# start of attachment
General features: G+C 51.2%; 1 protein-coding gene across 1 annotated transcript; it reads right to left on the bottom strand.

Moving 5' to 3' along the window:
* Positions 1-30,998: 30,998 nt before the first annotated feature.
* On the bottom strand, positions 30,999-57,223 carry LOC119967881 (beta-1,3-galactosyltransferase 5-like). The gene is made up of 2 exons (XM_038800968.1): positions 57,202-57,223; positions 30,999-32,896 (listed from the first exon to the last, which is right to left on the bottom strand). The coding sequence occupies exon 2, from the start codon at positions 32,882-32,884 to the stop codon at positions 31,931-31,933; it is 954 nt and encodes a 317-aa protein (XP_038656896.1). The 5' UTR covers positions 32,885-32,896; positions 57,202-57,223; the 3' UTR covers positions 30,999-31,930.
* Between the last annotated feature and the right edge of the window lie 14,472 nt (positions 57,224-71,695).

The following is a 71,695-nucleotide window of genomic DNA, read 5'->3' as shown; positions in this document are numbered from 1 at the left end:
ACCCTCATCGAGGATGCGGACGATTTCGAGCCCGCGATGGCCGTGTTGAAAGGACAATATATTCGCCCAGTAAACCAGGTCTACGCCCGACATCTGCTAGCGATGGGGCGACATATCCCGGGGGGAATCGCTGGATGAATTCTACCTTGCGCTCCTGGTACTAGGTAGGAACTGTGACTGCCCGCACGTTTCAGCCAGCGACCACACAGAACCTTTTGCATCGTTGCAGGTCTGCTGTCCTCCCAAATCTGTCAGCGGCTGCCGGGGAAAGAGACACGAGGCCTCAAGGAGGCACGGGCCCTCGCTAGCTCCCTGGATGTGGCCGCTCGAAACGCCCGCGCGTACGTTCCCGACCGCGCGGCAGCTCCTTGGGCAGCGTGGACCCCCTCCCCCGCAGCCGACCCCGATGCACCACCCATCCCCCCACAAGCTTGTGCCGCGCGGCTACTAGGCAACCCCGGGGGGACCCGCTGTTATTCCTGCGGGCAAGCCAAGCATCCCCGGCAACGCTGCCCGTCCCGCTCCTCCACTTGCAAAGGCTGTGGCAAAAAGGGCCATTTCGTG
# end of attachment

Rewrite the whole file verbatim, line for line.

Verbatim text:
General features: G+C 51.2%; 1 protein-coding gene across 1 annotated transcript; it reads right to left on the bottom strand.

Moving 5' to 3' along the window:
* Positions 1-30,998: 30,998 nt before the first annotated feature.
* On the bottom strand, positions 30,999-57,223 carry LOC119967881 (beta-1,3-galactosyltransferase 5-like). The gene is made up of 2 exons (XM_038800968.1): positions 57,202-57,223; positions 30,999-32,896 (listed from the first exon to the last, which is right to left on the bottom strand). The coding sequence occupies exon 2, from the start codon at positions 32,882-32,884 to the stop codon at positions 31,931-31,933; it is 954 nt and encodes a 317-aa protein (XP_038656896.1). The 5' UTR covers positions 32,885-32,896; positions 57,202-57,223; the 3' UTR covers positions 30,999-31,930.
* Between the last annotated feature and the right edge of the window lie 14,472 nt (positions 57,224-71,695).

The following is a 71,695-nucleotide window of genomic DNA, read 5'->3' as shown; positions in this document are numbered from 1 at the left end:
ACCCTCATCGAGGATGCGGACGATTTCGAGCCCGCGATGGCCGTGTTGAAAGGACAATATATTCGCCCAGTAAACCAGGTCTACGCCCGACATCTGCTAGCGATGGGGCGACATATCCCGGGGGGAATCGCTGGATGAATTCTACCTTGCGCTCCTGGTACTAGGTAGGAACTGTGACTGCCCGCACGTTTCAGCCAGCGACCACACAGAACCTTTTGCATCGTTGCAGGTCTGCTGTCCTCCCAAATCTGTCAGCGGCTGCCGGGGAAAGAGACACGAGGCCTCAAGGAGGCACGGGCCCTCGCTAGCTCCCTGGATGTGGCCGCTCGAAACGCCCGCGCGTACGTTCCCGACCGCGCGGCAGCTCCTTGGGCAGCGTGGACCCCCTCCCCCGCAGCCGACCCCGATGCACCACCCATCCCCCCACAAGCTTGTGCCGCGCGGCTACTAGGCAACCCCGGGGGGACCCGCTGTTATTCCTGCGGGCAAGCCAAGCATCCCCGGCAACGCTGCCCGTCCCGCTCCTCCACTTGCAAAGGCTGTGGCAAAAAGGGCCATTTCGTG